Participation in modified sports programs: a longitudinal study of children's transition to club sport competition.

Eime RM, Casey MM, Harvey JT, Charity MJ, Young JA, Payne WR - BMC Public Health (2015)

Modified sport participation: age profiles by sex
© Copyright Policy - open-access
Related In: Results  -  Collection

License 1 - License 2
Show All Figures
getmorefigures.php?uid=PMC4499936&req=5

Fig3: Modified sport participation: age profiles by sex
Mentions: Table 1 shows that a total of 209,336 children (female 36.4 % and male 63.6 %) participated in one of three modified sports programs in the base year. Numbers of participants at year 1 for each age group (4–12 years) are shown in Table 2 and Fig. 1, and the percentage of each age group who were classified as transition, continue, and withdraw are shown in Figs. 2 and 3. The majority of female children were aged 8–10 years (n = 42,159; 55.4 %) compared with males who were younger, aged 4–6 years (n = 96,572; 72.5 %).Table 1

Bottom Line: Many children are not physically active enough for a health benefit.From the membership registrations, those who were enrolled in a modified sports program in the first year were tracked over the subsequent three years and classified as one of: transition (member transitioned from a modified sport program to a club competition); continue (member continued participation in a modified sport program; or withdraw (member discontinued a modified program and did not transition to club competition).If we can retain children in sport it is likely to be beneficial for their health.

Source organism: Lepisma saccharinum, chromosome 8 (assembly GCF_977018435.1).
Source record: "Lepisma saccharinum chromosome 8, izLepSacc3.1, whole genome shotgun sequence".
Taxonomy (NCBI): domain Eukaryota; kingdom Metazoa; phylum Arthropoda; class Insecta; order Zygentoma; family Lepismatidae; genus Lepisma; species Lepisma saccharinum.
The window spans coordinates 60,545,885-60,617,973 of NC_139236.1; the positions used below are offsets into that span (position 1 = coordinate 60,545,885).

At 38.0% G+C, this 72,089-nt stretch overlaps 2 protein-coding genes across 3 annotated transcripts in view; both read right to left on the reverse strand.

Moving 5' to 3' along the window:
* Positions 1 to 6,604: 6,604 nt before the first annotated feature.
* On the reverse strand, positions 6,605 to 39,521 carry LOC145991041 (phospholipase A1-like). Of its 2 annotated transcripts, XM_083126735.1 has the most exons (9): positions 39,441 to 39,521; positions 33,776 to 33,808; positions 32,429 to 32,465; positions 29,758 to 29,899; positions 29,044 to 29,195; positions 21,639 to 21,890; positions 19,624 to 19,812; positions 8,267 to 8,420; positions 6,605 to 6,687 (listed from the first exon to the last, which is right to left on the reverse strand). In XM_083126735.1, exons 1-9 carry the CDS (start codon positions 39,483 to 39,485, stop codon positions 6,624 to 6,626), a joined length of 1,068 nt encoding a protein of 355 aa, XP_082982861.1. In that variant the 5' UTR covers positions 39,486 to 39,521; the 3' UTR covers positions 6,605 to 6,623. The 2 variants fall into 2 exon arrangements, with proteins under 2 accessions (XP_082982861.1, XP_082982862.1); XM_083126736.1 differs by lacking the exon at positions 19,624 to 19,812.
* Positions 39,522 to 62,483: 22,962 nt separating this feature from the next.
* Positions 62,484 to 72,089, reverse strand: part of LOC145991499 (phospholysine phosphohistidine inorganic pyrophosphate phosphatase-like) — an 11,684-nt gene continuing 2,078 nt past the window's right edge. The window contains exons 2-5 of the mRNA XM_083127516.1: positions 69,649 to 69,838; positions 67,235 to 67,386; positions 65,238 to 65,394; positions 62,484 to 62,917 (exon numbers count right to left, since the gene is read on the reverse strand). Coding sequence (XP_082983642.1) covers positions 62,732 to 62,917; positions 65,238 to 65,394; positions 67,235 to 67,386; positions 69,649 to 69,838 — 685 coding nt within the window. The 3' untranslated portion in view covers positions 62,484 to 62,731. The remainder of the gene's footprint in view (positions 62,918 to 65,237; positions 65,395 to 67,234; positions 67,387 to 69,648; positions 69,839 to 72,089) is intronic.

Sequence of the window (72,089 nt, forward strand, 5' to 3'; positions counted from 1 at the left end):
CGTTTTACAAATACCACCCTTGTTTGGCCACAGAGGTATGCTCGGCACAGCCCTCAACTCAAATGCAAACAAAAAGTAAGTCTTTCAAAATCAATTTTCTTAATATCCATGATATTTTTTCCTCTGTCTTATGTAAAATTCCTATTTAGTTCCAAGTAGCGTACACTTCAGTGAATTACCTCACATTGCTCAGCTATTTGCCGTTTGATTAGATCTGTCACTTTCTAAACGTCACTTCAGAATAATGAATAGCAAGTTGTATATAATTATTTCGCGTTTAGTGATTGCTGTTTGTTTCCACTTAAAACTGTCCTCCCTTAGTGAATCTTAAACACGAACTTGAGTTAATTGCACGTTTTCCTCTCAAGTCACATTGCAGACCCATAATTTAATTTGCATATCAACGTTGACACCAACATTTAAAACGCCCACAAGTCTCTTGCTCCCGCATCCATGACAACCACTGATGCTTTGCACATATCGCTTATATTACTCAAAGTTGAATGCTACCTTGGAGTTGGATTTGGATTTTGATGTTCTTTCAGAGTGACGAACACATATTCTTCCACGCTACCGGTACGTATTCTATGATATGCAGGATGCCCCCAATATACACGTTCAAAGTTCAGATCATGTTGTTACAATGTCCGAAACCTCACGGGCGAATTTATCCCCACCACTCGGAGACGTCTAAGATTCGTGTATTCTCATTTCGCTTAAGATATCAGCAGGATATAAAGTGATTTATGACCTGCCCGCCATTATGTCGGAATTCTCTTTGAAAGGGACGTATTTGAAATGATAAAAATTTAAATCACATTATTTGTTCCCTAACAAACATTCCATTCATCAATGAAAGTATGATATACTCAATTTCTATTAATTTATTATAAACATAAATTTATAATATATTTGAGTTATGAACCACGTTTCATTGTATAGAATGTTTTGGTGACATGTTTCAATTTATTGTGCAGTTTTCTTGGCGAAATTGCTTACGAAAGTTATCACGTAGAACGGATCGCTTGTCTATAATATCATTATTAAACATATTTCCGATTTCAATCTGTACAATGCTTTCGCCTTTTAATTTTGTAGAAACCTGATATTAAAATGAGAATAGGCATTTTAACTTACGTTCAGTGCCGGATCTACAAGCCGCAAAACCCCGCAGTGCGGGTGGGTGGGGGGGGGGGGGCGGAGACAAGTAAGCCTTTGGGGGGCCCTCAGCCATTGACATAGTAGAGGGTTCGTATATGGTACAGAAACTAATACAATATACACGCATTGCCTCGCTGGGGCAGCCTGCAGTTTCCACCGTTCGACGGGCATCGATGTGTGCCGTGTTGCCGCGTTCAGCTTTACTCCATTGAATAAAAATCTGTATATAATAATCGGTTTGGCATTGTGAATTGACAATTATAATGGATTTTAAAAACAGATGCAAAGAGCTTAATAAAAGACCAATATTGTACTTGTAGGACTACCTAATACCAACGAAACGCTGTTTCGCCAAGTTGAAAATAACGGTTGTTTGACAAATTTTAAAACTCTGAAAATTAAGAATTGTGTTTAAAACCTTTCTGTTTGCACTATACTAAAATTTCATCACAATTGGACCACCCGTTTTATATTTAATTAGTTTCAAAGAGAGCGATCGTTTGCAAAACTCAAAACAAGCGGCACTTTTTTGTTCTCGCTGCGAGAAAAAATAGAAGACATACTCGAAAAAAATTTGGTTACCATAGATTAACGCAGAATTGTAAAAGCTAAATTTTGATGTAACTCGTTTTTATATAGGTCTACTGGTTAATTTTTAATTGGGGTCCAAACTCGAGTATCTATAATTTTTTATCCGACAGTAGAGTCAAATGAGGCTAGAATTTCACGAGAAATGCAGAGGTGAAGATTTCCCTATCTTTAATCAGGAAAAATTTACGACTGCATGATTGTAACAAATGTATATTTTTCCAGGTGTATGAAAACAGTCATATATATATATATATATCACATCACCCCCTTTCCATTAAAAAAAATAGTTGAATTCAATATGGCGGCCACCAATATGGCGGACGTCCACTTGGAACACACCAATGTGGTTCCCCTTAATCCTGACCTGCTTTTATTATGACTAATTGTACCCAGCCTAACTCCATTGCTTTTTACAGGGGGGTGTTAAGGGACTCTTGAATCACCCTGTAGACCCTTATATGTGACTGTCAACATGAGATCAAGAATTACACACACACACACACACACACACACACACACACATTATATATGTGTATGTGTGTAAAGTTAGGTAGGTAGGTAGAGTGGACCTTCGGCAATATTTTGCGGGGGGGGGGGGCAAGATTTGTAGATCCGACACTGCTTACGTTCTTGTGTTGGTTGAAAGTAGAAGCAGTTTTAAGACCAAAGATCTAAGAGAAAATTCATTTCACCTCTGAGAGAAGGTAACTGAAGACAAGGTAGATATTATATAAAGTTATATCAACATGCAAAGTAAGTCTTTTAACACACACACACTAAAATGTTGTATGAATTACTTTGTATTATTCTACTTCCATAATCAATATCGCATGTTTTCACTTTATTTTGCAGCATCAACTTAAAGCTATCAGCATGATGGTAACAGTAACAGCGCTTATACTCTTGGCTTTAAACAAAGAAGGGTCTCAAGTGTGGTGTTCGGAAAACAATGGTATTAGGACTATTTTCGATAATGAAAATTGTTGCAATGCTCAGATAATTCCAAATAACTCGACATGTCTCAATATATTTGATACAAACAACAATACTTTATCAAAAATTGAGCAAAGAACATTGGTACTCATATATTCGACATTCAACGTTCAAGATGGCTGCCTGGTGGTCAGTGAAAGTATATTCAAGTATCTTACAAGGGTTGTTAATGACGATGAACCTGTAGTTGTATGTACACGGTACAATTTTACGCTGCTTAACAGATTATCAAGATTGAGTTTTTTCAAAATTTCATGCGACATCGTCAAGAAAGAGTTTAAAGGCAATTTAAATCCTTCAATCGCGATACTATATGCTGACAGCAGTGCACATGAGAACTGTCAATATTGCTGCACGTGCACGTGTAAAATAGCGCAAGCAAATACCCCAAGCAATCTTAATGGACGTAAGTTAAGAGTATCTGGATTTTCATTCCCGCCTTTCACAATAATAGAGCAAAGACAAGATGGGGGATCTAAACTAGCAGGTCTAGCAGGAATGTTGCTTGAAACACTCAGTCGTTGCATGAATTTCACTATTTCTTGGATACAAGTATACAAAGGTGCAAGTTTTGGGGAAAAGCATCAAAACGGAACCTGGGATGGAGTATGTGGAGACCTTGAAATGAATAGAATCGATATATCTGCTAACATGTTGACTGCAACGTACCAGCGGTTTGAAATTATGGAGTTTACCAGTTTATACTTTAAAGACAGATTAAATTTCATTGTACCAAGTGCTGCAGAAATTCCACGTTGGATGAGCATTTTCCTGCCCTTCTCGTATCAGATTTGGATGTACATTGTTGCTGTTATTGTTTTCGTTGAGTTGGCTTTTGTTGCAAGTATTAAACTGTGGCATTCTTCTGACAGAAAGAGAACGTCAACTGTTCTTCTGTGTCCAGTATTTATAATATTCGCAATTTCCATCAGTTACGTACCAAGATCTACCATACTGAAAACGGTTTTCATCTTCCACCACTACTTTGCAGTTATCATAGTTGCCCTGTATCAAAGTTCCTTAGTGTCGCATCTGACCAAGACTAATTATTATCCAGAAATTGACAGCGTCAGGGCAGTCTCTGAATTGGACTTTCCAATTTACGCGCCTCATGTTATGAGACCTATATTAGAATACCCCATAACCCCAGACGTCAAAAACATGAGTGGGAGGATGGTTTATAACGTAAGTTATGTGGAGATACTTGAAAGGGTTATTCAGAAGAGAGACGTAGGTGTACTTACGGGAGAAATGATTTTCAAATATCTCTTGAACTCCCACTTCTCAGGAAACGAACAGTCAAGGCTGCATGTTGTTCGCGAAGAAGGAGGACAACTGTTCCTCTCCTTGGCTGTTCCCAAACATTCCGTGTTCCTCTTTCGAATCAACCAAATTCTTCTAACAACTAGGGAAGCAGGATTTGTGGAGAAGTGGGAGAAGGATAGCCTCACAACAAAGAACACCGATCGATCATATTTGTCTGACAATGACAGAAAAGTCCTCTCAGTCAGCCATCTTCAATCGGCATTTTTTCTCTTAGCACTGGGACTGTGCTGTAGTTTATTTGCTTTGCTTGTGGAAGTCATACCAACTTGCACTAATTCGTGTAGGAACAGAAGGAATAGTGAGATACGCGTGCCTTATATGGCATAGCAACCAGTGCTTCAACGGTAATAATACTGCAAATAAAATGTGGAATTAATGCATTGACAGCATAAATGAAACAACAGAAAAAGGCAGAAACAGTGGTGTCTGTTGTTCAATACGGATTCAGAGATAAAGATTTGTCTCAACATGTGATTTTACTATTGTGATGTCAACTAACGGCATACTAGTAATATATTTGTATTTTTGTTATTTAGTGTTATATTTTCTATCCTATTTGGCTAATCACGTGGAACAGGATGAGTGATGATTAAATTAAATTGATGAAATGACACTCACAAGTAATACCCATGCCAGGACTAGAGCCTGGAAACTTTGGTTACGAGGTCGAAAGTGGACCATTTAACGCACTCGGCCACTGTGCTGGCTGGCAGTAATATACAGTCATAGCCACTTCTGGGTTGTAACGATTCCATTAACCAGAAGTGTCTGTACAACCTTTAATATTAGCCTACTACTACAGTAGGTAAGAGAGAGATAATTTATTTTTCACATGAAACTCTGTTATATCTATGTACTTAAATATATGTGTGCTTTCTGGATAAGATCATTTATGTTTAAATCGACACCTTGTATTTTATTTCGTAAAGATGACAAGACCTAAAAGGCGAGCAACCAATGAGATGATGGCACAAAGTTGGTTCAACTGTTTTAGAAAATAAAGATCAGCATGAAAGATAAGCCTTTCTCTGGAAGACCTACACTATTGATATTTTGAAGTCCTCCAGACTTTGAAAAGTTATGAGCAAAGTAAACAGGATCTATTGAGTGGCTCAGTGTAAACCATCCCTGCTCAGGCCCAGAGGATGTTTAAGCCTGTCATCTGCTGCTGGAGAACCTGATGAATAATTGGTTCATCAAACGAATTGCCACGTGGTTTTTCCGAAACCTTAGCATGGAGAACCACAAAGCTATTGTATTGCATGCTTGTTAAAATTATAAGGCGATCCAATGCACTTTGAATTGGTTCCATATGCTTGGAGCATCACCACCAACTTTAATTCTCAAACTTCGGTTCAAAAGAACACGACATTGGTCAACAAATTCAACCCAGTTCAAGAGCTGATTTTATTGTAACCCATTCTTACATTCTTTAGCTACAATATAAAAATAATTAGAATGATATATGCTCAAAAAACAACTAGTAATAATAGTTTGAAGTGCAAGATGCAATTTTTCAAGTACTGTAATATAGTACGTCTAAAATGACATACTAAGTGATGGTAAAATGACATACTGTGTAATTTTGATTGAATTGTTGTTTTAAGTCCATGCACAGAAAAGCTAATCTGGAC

View Article: PubMed Central - PubMed

Affiliation: School of Health Sciences and Psychology, Federation University Australia, Ballarat, Australia. Rochelle.eime@vu.edu.au.

ABSTRACT

Background: Many children are not physically active enough for a health benefit. One avenue of physical activity is modified sport programs, designed as an introduction to sport for young children. This longitudinal study identified trends in participation among children aged 4-12 years. Outcomes included continuation in the modified sports program, withdrawal from the program or transition to club sport competition.

Methods: De-identified data on participant membership registrations in three popular sports in the Australian state of Victoria were obtained from each sport's state governing body over a 4-year period (2009-2012 for Sport A and 2010-2013 for Sports B and C). From the membership registrations, those who were enrolled in a modified sports program in the first year were tracked over the subsequent three years and classified as one of: transition (member transitioned from a modified sport program to a club competition); continue (member continued participation in a modified sport program; or withdraw (member discontinued a modified program and did not transition to club competition).

Results: Many modified sports participants were very young, especially males aged 4-6 years. More children withdrew from their modified sport program rather than transitioning. There were age differences between when boys and girls started, withdrew and transitioned from the modified sports programs.

Conclusions: If we can retain children in sport it is likely to be beneficial for their health. This study highlights considerations for the development and implementation of sport policies and programming to ensure lifelong participation is encouraged for both males and females.

No MeSH data available.